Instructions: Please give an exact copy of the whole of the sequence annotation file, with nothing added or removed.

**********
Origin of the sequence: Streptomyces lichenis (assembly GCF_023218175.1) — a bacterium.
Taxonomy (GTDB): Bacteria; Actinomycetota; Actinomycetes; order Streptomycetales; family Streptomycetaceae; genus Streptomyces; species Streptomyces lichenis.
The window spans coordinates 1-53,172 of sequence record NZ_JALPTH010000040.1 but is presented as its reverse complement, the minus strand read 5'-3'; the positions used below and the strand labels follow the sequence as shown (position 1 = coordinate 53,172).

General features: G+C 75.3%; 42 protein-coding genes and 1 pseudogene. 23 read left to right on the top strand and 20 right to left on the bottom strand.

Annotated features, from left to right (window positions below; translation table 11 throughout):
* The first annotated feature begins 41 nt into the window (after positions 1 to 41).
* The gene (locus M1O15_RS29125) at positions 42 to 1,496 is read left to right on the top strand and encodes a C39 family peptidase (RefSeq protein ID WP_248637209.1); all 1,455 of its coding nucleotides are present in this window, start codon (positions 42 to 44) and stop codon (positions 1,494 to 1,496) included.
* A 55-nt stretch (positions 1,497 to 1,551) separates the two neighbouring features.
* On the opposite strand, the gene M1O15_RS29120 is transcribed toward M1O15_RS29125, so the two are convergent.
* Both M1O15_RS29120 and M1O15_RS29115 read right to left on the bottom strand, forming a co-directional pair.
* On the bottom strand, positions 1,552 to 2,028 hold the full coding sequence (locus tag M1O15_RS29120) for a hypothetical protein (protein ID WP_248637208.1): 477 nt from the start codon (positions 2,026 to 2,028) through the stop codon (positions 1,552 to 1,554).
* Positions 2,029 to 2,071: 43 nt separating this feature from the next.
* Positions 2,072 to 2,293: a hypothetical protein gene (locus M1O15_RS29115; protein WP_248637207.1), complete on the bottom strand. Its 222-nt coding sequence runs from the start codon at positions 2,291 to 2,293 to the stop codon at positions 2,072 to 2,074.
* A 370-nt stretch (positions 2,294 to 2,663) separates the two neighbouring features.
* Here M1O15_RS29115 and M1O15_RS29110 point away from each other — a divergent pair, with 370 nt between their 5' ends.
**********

Origin of the sequence: Streptomyces lichenis (assembly GCF_023218175.1) — a bacterium.
Taxonomy (GTDB): Bacteria; Actinomycetota; Actinomycetes; order Streptomycetales; family Streptomycetaceae; genus Streptomyces; species Streptomyces lichenis.
The window spans coordinates 1-53,172 of sequence record NZ_JALPTH010000040.1 but is presented as its reverse complement, the minus strand read 5'-3'; the positions used below and the strand labels follow the sequence as shown (position 1 = coordinate 53,172).

General features: G+C 75.3%; 42 protein-coding genes and 1 pseudogene. 23 read left to right on the top strand and 20 right to left on the bottom strand.

Annotated features, from left to right (window positions below; translation table 11 throughout):
* The first annotated feature begins 41 nt into the window (after positions 1 to 41).
* The gene (locus M1O15_RS29125) at positions 42 to 1,496 is read left to right on the top strand and encodes a C39 family peptidase (RefSeq protein ID WP_248637209.1); all 1,455 of its coding nucleotides are present in this window, start codon (positions 42 to 44) and stop codon (positions 1,494 to 1,496) included.
* A 55-nt stretch (positions 1,497 to 1,551) separates the two neighbouring features.
* On the opposite strand, the gene M1O15_RS29120 is transcribed toward M1O15_RS29125, so the two are convergent.
* Both M1O15_RS29120 and M1O15_RS29115 read right to left on the bottom strand, forming a co-directional pair.
* On the bottom strand, positions 1,552 to 2,028 hold the full coding sequence (locus tag M1O15_RS29120) for a hypothetical protein (protein ID WP_248637208.1): 477 nt from the start codon (positions 2,026 to 2,028) through the stop codon (positions 1,552 to 1,554).
* Positions 2,029 to 2,071: 43 nt separating this feature from the next.
* Positions 2,072 to 2,293: a hypothetical protein gene (locus M1O15_RS29115; protein WP_248637207.1), complete on the bottom strand. Its 222-nt coding sequence runs from the start codon at positions 2,291 to 2,293 to the stop codon at positions 2,072 to 2,074.
* A 370-nt stretch (positions 2,294 to 2,663) separates the two neighbouring features.
* Here M1O15_RS29115 and M1O15_RS29110 point away from each other — a divergent pair, with 370 nt between their 5' ends.